Putting time and consideration into how content will be stored will support greater ease of sharing. As stated earlier, reproducibility and replicability are dependent on increased documentation. In addition to increased documentation, organization of research outputs in a manner that are easily identified, collated, and packaged for openly sharing.

When working on research projects, there are often many files that need to be stored on a computer. These files may include:

  • Raw data files
  • Processed data files: you may need to take the raw data and process it in some way
  • Code and scripts
  • Outputs like figures and tables
  • Writing associated with your project

The following provides best practices around organizing files that should be incorporated into research workflows, including open workflows.

Dig Deeper

To learn more about organizing research, review the following:

Importance of File Names

As new files are created on a researcher’s computer, a carefully crafted naming convention needs to be developed that makes it easier for anyone to find things and also to understand what each file does or contains.

It is good practice to use file and directory names nthat are:

  • Human readable: use expressive names that clearly describe what the directory or file contains (e.g. code, data, outputs, figures).
  • Machine-readable: avoid special characters (e.g. & or accents) and spaces. Instead of spaces, you can use - or _ to separate words within the name to make them easy to read and parse.
  • Sortable: it is nice to be able to sort files to quickly see what is there and find what you need. For example, you can create a naming convention for a list of related directories or files (e.g. 01-max.jpg02-terry.jpg, etc), which will result in sortable files. The most important part of a naming convention is that it’s consistent; beyond that, order information as it is useful for ways that you would want to sort your files.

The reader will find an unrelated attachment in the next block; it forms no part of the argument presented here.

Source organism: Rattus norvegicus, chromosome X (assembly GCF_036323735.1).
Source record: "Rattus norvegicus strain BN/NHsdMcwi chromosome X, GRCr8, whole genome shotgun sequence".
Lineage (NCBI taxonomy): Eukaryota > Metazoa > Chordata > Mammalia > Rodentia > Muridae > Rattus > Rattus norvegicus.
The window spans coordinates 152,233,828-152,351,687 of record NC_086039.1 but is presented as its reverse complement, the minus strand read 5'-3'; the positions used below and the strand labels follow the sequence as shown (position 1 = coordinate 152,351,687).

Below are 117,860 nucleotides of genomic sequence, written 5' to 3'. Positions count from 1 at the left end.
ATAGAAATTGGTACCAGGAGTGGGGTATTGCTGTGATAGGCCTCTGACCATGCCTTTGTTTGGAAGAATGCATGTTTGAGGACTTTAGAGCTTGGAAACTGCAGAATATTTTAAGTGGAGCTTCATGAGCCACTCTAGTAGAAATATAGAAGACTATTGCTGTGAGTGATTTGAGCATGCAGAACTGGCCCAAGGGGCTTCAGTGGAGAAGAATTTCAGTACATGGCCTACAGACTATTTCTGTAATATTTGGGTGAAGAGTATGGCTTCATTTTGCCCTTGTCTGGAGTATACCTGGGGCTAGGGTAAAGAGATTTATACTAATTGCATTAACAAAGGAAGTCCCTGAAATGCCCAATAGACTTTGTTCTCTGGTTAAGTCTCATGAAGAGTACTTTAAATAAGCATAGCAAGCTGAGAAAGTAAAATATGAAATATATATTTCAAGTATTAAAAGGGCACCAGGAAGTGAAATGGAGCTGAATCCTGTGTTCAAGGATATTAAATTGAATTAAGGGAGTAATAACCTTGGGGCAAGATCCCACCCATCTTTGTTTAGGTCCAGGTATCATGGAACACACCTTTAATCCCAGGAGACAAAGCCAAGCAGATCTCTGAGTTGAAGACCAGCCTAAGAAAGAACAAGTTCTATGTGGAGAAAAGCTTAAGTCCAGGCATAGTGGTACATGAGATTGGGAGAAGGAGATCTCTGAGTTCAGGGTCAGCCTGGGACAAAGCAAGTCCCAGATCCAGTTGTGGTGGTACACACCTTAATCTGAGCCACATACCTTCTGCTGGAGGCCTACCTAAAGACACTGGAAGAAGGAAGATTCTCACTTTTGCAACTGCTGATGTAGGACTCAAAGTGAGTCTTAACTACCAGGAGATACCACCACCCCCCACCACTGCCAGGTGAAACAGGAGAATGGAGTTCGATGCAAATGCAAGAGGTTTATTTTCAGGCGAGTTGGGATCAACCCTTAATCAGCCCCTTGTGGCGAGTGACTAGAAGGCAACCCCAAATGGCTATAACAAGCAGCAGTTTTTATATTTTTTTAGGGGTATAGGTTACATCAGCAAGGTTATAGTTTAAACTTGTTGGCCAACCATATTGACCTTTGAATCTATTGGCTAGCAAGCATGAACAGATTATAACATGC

Learn more about best practices in file naming and look at examples here:

These guidelines not only help you to organize your directories and files, but they can also help you to implement machine-readable names that can be easily queried or parsed using scientific programming or other forms of scripting.

Using a good naming convention when structuring a project directory also supports reproducibility by helping others who are not familiar with your project quickly understand your directory and file structure.

For practical examples of naming conventions, watch the following video on document naming:

Records Management 101: Document naming conventions by the University of British Columbia’s Records Management Office


Scenario – Video Interview File Naming Conventions

Let’s consider this scenario: Professor Sam Meyers is performing over 200 interviews with first-generation undergraduate students for their research on information retrieval. Professor Meyers is developing a file naming convention to ensure the data is easily retrieved on their shared drive for future use. Their study is currently titled “IR Study.” The interviewees have been labelled 1 to 200 for anonymity. The first video recording occurred on November 5, 2020, and was performed by their graduate research assistant Karina Cassidy.

Professor Meyers and their research team decided to include the following information in the file naming conventions:

  • Project Name
  • Date of Data Collection
  • Content of the File
  • Researcher’s Initials
  • Interviewee Label

Best Practices for File Naming

Computer Readable Conventions